Tuesday, February 25, 2014

Marquesas - Tuamotus: Day 2 - All about Wind

Time: 1735UTC, COG 220T, SOG 6.0kts, Distance Remaining: 276nm

We had to ask our fellow traveler to leave. He spent the night on one of our solar panels and was still cleaning his feathers there, when the sun rose higher and higher. Any shadow on the panel - even the one of a bird - restricts its input greatly and we need all the electricity we can get. The wind generator is hardly doing anything in this kind of breeze. Yes, we should have charged those boat batteries before we left...

Today, the wind was lighter than predicted, but its angle being 30° off - in the "wrong direction" (more behind us) - had bigger consequences for our speed. We did manage to keep both sails up, but moved slowly towards our destination. We have always said "It's better to have a comfortable trip that takes a bit longer, than a fast and bumpy one!" On this journey, however, if we don't make it in four days and six hours, we will have to "stay out" another 16 hours. I will explain why in another blog. It might be time to fly that spinnaker when the sun comes up!

When you sail, it is all about the wind. Forget the rain in squalls. Sure, it is wet and inconvenient, but it is the wind in them that messes things up. The same goes for waves and swell. The sea would be dead calm if it isn't for the wind. The harder it blows, the more uncomfortable the ocean becomes and the choppier the anchorages get. The wind decides how fast you sail and where you can go. And, how comfortable the ride is.

I realize the weather is not always perfect in the Caribbean, but at least the predictions are pretty accurate and the wind consistent. Often, we arrived at our destination quicker than planned and the trips were straightforward. That might have had something to do with the fact that we never had the wind behind us going up and down the island chain, but, nevertheless, unobstructed by land, the wind was reliable. Downwind sailing is easier, but slower, and we have been looking forward to it on this ocean.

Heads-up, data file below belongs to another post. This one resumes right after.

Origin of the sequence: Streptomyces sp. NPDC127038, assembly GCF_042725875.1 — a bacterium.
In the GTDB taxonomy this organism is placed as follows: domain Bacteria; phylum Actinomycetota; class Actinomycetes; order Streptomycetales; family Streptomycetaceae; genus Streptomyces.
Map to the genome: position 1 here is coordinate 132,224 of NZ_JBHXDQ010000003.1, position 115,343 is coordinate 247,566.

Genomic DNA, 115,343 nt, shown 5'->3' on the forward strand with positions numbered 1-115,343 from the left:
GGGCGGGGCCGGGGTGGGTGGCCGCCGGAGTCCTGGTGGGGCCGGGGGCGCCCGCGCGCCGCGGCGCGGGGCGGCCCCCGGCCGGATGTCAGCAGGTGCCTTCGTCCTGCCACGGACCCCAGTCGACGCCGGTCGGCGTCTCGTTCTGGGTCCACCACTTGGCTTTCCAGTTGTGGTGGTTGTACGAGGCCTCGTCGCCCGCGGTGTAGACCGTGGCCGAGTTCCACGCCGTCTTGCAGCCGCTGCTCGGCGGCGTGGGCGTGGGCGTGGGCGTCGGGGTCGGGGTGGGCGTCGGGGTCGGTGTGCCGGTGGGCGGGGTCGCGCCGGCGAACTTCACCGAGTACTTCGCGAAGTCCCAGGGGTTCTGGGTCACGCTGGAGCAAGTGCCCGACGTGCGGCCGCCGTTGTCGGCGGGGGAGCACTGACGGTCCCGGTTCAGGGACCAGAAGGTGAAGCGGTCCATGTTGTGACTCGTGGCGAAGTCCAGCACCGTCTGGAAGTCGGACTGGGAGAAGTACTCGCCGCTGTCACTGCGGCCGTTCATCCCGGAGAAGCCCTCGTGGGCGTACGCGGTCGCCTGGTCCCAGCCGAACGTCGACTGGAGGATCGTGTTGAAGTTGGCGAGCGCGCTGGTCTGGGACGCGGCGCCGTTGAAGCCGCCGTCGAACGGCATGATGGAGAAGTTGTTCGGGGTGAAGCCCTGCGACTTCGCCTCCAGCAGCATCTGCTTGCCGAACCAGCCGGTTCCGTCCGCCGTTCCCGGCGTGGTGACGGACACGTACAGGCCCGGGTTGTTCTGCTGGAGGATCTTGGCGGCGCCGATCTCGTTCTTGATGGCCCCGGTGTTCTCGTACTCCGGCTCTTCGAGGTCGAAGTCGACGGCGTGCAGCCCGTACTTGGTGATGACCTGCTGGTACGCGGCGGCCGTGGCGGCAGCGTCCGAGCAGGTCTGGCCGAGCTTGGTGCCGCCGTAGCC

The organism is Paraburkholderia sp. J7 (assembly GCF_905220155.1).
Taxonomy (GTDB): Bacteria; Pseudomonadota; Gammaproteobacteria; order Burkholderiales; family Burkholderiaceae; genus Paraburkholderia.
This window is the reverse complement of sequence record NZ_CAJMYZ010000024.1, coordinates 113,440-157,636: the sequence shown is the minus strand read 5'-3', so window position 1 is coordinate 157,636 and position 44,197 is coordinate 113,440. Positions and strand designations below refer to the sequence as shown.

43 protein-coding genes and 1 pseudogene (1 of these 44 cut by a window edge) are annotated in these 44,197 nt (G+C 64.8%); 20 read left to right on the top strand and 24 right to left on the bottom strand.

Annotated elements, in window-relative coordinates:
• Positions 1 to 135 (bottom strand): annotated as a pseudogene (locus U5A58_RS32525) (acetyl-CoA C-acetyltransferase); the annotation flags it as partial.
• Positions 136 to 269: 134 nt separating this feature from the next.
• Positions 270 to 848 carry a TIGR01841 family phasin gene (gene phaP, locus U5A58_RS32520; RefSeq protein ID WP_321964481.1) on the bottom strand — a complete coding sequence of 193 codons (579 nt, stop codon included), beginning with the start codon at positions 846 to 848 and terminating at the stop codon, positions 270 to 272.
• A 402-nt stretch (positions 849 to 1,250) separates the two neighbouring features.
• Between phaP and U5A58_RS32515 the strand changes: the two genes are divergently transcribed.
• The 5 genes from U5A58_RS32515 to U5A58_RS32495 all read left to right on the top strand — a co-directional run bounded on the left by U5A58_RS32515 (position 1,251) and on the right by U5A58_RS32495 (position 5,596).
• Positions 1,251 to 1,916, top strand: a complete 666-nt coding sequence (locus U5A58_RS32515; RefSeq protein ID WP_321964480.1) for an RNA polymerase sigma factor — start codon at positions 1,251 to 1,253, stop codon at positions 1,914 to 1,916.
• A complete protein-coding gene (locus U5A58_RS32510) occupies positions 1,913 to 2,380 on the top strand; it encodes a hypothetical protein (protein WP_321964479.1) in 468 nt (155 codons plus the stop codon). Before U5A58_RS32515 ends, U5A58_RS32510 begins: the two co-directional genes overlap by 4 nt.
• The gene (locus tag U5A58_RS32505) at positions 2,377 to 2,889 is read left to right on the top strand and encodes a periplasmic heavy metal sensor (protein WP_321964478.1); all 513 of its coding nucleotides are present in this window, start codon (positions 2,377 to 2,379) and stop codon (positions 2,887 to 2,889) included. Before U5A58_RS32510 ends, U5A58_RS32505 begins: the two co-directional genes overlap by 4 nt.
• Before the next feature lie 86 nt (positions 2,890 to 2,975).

The wind can be your friend, your enemy or your acquaintance. When we plan our trips, it is based on the wind promising to be our best friend, if not a good friend. That's why we leave when we leave! Once at sea, reality kicks in and the wind becomes more of an acquaintance. It pushes us along and is
friendly enough to help us out, but it doesn't go out of its way or really cares about us getting there fast or direct. At some intervals it becomes our enemy, working against us with annoying shifts, becoming fluky or dropping out altogether. Or by going crazy, blowing hard and kicking up the seas. Luckily that doesn't happen too often and - knock on wood - real storms have stayed away.

As for tonight, the wind seems to have freshened a bit. It appears to do so after the sun is down and we hope to make up some speed during these twelve hours. After a few squalls, I am settling into my nightly routine. In the Caribbean, a squall meant shortening sail and picking up speed. Here in the Pacific, a squall causes wind shifts and then sucks up everything, leaving the boat bobbing aimlessly, sails flogging, boom banging, until the previous conditions resume. Usually.

All our fruit has turned yellow. Maybe I should have specified our preference of unripe fruit when asking for it? No scurvy for us, and if someone would like to share our 70 ripe bananas, 4 full-size papayas, 8 sweet and juicy grapefruits or 10 massive mangoes, you know where to find them: about halfway between Ua Pou and Apataki!

No comments: